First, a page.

Saturday, December 31, 2011

Midnight in Paris

People, including me, tend to think of Woody Allen movies as being a bit too intellectual, a bit too heavy on the dialogue, light on the action, but a good look at complicated relationships. But if you go back to Annie Hall, it's nearly a perfect film with the right amount of humor, insight into relationships, pithy and humorous dialogue, everything. Midnight in Paris, I'm glad to say, is that kind of delightful film that brings it all together.

A young engaged couple, he a writer and she, well, I'm not sure, travel to Paris with her parents and find that their relationship is crumbling under Parisian scrutiny. As their differences become more and more distinct, Gil (Owen Wilson) wanders off into Paris each night, and each night he finds more than just Parisians enjoying a late supper or a drink. He finds his literary heroes.

Day vs. Night is a huge contrast in Midnight in Paris. During the daytime, we get to spend exhaustive, boring hours with bad American tourists. While at night, we join Gil as he exchanges repartee with Gertrude Stein, Ernest Hemingway and so many other brilliant artists of the twenties. And the distinction could absolutely drive you to give up on our day-to-day trivialities and swing for the fences. Or give up being American all together.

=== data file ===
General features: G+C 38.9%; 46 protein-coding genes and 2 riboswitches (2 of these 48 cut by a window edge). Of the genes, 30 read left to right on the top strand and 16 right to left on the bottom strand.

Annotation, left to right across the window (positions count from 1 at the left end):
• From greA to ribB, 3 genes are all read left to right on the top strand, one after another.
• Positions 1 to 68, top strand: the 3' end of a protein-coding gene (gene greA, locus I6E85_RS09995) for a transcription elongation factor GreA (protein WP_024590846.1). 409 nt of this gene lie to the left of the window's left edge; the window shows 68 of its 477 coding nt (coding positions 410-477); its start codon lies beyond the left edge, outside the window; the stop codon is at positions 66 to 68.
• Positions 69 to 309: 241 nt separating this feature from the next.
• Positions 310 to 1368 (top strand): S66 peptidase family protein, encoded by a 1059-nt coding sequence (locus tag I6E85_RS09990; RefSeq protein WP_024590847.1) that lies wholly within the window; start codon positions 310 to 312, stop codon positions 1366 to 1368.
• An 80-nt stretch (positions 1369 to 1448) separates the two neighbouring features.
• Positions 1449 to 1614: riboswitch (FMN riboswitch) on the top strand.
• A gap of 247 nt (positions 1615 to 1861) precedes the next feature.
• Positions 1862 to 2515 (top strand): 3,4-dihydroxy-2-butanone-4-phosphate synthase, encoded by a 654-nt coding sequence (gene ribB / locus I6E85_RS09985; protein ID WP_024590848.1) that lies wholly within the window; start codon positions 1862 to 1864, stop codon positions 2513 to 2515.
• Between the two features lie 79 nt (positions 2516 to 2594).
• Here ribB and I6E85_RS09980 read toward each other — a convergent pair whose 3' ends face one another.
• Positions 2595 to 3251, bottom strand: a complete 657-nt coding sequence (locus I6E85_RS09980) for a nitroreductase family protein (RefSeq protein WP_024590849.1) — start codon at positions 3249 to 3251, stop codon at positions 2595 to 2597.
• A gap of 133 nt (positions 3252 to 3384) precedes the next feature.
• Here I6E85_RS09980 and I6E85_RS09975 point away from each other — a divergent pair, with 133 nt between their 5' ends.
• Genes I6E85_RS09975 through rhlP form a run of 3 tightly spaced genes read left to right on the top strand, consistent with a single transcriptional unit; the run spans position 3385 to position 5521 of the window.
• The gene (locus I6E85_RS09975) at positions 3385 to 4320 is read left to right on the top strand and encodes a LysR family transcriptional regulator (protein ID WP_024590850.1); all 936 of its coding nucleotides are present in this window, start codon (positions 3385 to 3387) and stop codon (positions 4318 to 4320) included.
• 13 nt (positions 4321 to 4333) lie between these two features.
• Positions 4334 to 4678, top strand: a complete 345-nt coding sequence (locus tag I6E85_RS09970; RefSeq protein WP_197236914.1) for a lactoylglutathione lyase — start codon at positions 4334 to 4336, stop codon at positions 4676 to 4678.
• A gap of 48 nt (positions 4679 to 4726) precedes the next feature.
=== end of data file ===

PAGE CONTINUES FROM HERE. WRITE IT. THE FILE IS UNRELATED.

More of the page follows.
I thought it was curious that Allen used a Brit (Michael Sheen) to portray a know-it-all American, who meets the family by happenstance in Paris. Sheen, as always, does a fine job.

I did not for a second believe Owen Wilson to be a budding author, having been successful at writing Hollywood scripts before this moment, but Wilson is affable enough for us to think that's he's in a mismatch of a relationship, that we're on his side, and that we're hoping for better relationships for the lad.

Aside from nitpicks, the casting is superb. Rachel McAdams strikes a perfect note as Gil's beautiful fiancee but all together too interested in touristy applications. All of the characters we meet when Gil goes back in time are wonderfully cast, particularly our Hemingway, played by Corey Stoll. He carried off the manly yet sensitive Hemingway we think of when we hear about Papa. But we'd love to spend time with every single character we meet in these Parisian back alleyways.

Each moment Gil spends with those bygone artists is enchanting. You wonder who else he might have met if he had continued to meet the carriage at midnight each night? Whom would you like to encounter?

Thumb's up.


At 1:57 PM, Blogger Sheryl said...

I really loved Kathy Bates as Gertrude Stein. But I didn't find Owen Wilson convincing at all. I also thought the ending revelation was rather weak - I don't know why (according to the movie) Owen decided that our time period was best.


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